Serbia has undertaken many reforms in the past decade, which my delegation welcomes, but justice in Serbia remains vulnerable to political whim and the lack of political will. We saw earlier this year, for example, the politically-motivated arrests and detentions of Kosovo police officers, a Kosovo Albanian trade union activist, and several ethnic Albanians from southern Kosovo, including an employee of the OSCE Mission serving in southern Serbia. In one case, the Interior Minister made clear that the arrest was a response to developments in Kosovo and, I would add, in the context of an election campaign. In addition, Serbia has yet to deal effectively with the summary execution in 1999 of some of the egregious crimes committed during the Milosevic era. In July 1999, for example, three American citizens – the brothers Ylli, Agron, and Mehmet Bytyqi from New York – who were detained by Serbian police for illegal entry while escorting a Romani neighbor to safety out of Kosovo. While in police custody, they were summarily executed and buried in a mass grave. There has not been a proper accounting for this crime, and those who are ultimately responsible remain free. There has also been no accountability for the murder of editor Slavko Curuvija, who was gunned down on the streets of Belgrade in April 1999, likely because he exposed the criminality of the Milosevic regime.

Although Slovak law provides for an independent judiciary, in practice problems with corruption, official intimidation of judges, inefficiency, and a lack of integrity and accountability continued to undermine judicial independence in Slovakia. In some cases, judges have said that they were subject to pressure aimed at influencing their decisions, as well as to intimidation through disciplinary actions. As noted in our annual Human Rights reports for the last several years, abuse of power by judicial figures and a lack of checks and balances exist within the judicial system. We urge the Government of Slovakia, while respecting fully the principle of independence of the judiciary, to take the necessary measures to foster accountability and reforms that could address these serious shortcomings.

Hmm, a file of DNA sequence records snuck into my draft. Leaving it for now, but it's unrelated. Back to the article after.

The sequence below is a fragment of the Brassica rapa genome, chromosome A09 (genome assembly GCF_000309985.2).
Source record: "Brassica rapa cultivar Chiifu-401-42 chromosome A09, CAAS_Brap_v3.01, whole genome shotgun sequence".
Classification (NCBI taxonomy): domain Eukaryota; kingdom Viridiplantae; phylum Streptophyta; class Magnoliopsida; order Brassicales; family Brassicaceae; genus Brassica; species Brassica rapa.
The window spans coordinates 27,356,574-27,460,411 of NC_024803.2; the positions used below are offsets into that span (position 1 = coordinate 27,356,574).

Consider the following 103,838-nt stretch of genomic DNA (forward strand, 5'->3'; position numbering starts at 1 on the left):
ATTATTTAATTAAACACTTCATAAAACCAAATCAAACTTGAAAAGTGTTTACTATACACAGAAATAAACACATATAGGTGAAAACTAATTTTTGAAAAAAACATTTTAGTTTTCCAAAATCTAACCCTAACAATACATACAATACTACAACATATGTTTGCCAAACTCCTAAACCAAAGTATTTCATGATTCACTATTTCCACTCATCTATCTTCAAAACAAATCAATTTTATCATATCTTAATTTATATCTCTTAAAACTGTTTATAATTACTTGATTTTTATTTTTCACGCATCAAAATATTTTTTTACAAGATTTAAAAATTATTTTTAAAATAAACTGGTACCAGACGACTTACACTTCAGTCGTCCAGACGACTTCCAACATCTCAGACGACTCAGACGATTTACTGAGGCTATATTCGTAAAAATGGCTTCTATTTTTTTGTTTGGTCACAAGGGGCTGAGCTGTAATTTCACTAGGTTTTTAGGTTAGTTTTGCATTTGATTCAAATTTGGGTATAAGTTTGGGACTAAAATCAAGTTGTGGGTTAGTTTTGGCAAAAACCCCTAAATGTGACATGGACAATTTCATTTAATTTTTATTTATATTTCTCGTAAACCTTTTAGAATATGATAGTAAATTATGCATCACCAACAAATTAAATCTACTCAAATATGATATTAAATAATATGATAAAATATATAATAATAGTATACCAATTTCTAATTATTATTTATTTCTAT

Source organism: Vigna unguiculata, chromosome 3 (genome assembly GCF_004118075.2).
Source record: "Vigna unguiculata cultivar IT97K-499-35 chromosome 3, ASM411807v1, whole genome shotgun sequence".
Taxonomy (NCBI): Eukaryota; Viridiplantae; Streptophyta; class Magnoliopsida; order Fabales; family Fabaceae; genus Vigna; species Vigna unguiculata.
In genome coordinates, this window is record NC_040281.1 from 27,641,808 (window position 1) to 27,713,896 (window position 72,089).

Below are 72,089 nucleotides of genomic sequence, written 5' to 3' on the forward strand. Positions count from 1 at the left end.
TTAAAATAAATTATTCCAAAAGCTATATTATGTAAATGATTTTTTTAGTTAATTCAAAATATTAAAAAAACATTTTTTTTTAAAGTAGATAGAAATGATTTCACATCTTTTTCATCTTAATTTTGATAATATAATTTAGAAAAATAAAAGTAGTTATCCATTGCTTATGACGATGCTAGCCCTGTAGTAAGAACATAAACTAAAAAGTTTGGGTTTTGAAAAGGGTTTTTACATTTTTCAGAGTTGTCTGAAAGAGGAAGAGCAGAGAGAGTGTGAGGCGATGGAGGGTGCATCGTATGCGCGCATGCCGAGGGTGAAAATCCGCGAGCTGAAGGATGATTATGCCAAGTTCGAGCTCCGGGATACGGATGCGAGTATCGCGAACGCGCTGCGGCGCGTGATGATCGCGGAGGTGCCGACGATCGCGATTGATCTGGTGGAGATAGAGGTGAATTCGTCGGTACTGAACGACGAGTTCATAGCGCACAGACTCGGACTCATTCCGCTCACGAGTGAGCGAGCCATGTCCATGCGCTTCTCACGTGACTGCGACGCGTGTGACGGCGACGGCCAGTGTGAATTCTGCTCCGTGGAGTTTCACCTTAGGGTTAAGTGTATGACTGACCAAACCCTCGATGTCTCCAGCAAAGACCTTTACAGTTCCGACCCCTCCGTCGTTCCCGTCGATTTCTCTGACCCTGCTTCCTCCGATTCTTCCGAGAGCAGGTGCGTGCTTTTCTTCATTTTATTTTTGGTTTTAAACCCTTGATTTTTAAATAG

Finally, we welcome OMiK’s work to strengthen rule of law institutions has been critical to laying the foundation for and a more transparent and equitable judicial system and developing the capacity of the Kosovo Police to protect minorities and to better investigate criminal offenses. Still much work remains in the area of rule of law, particularly in tackling corruption and fighting organized crime rings, both of which will be necessary for Kosovo to progress on its Euro-Atlantic integration path. We note the collaboration between EULEX and the Kosovo police in investigating the recent double murder of a Kosovo Serb couple and remain confident in their investigative capacity and professionalism. We are encouraged by the Government of Kosovo’s outreach to minority community crime victims and call for continued follow through to improve investigations, arrests, and convictions. The United States also remains concerned with the security situation in northern Kosovo that continues to inhibit law enforcement efforts by Kosovo Police and international personnel. We condemn attacks by Kosovo Serb hardliners on EULEX and KFOR, which block freedom of movement and threaten stability and security in the region.